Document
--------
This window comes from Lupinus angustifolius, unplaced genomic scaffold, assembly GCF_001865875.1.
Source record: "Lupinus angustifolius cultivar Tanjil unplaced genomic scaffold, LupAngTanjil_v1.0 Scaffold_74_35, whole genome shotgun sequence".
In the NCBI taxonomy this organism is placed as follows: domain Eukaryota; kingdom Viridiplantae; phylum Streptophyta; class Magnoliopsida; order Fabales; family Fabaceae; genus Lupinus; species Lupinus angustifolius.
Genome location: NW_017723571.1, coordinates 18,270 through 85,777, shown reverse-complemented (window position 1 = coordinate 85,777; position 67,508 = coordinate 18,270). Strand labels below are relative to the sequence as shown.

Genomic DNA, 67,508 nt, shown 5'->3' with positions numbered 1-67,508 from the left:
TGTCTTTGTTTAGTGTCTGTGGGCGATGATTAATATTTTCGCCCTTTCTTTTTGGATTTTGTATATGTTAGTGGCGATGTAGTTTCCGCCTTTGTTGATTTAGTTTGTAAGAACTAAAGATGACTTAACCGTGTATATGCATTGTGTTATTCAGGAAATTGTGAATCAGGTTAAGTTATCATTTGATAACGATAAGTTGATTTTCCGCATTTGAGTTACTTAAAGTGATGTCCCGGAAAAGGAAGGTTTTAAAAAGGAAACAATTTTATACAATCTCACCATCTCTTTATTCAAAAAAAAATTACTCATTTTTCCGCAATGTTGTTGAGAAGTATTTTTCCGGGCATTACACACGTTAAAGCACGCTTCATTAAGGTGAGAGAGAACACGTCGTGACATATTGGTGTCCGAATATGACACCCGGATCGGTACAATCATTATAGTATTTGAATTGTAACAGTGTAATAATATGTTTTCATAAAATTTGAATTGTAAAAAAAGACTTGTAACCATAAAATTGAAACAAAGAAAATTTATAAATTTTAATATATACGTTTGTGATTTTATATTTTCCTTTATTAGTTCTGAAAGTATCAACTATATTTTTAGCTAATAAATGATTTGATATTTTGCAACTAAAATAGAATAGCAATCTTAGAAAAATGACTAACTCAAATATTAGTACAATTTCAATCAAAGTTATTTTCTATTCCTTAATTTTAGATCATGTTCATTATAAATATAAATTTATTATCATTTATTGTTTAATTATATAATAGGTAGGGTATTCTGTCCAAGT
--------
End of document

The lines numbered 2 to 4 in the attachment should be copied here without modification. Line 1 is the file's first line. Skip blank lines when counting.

Source record: "Lupinus angustifolius cultivar Tanjil unplaced genomic scaffold, LupAngTanjil_v1.0 Scaffold_74_35, whole genome shotgun sequence".
In the NCBI taxonomy this organism is placed as follows: domain Eukaryota; kingdom Viridiplantae; phylum Streptophyta; class Magnoliopsida; order Fabales; family Fabaceae; genus Lupinus; species Lupinus angustifolius.
Genome location: NW_017723571.1, coordinates 18,270 through 85,777, shown reverse-complemented (window position 1 = coordinate 85,777; position 67,508 = coordinate 18,270). Strand labels below are relative to the sequence as shown.